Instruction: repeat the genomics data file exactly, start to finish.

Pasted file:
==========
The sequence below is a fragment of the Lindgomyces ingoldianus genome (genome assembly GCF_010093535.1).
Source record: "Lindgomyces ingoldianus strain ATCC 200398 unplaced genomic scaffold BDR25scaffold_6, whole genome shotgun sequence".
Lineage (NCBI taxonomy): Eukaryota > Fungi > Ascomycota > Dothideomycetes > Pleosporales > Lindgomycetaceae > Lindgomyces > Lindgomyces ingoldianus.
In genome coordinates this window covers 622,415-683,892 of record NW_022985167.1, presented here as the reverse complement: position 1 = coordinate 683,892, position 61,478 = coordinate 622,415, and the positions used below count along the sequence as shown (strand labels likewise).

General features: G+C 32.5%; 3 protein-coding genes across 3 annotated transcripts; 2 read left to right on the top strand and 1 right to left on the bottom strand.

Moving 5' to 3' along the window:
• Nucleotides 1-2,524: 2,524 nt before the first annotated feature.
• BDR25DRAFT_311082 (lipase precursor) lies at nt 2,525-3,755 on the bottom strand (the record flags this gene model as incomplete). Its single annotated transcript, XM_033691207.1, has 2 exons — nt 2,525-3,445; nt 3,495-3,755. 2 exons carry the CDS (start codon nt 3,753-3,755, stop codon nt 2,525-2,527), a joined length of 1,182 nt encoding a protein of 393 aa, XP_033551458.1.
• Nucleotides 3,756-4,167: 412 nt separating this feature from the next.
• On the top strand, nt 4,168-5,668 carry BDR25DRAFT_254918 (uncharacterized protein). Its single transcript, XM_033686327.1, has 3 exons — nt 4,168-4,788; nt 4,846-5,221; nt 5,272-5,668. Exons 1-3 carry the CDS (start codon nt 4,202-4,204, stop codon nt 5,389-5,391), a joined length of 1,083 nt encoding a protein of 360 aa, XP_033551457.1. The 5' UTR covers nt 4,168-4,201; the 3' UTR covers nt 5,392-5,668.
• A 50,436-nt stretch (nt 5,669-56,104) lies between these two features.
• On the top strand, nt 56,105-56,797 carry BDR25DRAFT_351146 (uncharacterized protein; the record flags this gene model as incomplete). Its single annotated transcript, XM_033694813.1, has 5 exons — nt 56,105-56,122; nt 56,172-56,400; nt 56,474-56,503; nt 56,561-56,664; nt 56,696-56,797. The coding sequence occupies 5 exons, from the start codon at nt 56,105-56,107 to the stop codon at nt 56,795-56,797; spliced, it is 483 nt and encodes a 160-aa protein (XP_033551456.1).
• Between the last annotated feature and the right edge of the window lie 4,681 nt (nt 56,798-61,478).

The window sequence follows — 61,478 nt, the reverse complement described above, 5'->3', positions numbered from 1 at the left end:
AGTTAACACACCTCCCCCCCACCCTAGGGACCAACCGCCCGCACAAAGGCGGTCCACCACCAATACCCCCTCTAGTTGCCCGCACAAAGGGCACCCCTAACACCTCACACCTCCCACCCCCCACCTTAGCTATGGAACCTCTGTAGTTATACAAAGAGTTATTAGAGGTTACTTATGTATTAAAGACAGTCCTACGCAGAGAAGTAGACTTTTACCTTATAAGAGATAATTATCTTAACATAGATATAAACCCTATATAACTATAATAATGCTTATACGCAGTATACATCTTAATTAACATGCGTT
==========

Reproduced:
The sequence below is a fragment of the Lindgomyces ingoldianus genome (genome assembly GCF_010093535.1).
Source record: "Lindgomyces ingoldianus strain ATCC 200398 unplaced genomic scaffold BDR25scaffold_6, whole genome shotgun sequence".
Lineage (NCBI taxonomy): Eukaryota > Fungi > Ascomycota > Dothideomycetes > Pleosporales > Lindgomycetaceae > Lindgomyces > Lindgomyces ingoldianus.
In genome coordinates this window covers 622,415-683,892 of record NW_022985167.1, presented here as the reverse complement: position 1 = coordinate 683,892, position 61,478 = coordinate 622,415, and the positions used below count along the sequence as shown (strand labels likewise).

General features: G+C 32.5%; 3 protein-coding genes across 3 annotated transcripts; 2 read left to right on the top strand and 1 right to left on the bottom strand.

Moving 5' to 3' along the window:
• Nucleotides 1-2,524: 2,524 nt before the first annotated feature.
• BDR25DRAFT_311082 (lipase precursor) lies at nt 2,525-3,755 on the bottom strand (the record flags this gene model as incomplete). Its single annotated transcript, XM_033691207.1, has 2 exons — nt 2,525-3,445; nt 3,495-3,755. 2 exons carry the CDS (start codon nt 3,753-3,755, stop codon nt 2,525-2,527), a joined length of 1,182 nt encoding a protein of 393 aa, XP_033551458.1.
• Nucleotides 3,756-4,167: 412 nt separating this feature from the next.
• On the top strand, nt 4,168-5,668 carry BDR25DRAFT_254918 (uncharacterized protein). Its single transcript, XM_033686327.1, has 3 exons — nt 4,168-4,788; nt 4,846-5,221; nt 5,272-5,668. Exons 1-3 carry the CDS (start codon nt 4,202-4,204, stop codon nt 5,389-5,391), a joined length of 1,083 nt encoding a protein of 360 aa, XP_033551457.1. The 5' UTR covers nt 4,168-4,201; the 3' UTR covers nt 5,392-5,668.
• A 50,436-nt stretch (nt 5,669-56,104) lies between these two features.
• On the top strand, nt 56,105-56,797 carry BDR25DRAFT_351146 (uncharacterized protein; the record flags this gene model as incomplete). Its single annotated transcript, XM_033694813.1, has 5 exons — nt 56,105-56,122; nt 56,172-56,400; nt 56,474-56,503; nt 56,561-56,664; nt 56,696-56,797. The coding sequence occupies 5 exons, from the start codon at nt 56,105-56,107 to the stop codon at nt 56,795-56,797; spliced, it is 483 nt and encodes a 160-aa protein (XP_033551456.1).
• Between the last annotated feature and the right edge of the window lie 4,681 nt (nt 56,798-61,478).

The window sequence follows — 61,478 nt, the reverse complement described above, 5'->3', positions numbered from 1 at the left end:
AGTTAACACACCTCCCCCCCACCCTAGGGACCAACCGCCCGCACAAAGGCGGTCCACCACCAATACCCCCTCTAGTTGCCCGCACAAAGGGCACCCCTAACACCTCACACCTCCCACCCCCCACCTTAGCTATGGAACCTCTGTAGTTATACAAAGAGTTATTAGAGGTTACTTATGTATTAAAGACAGTCCTACGCAGAGAAGTAGACTTTTACCTTATAAGAGATAATTATCTTAACATAGATATAAACCCTATATAACTATAATAATGCTTATACGCAGTATACATCTTAATTAACATGCGTT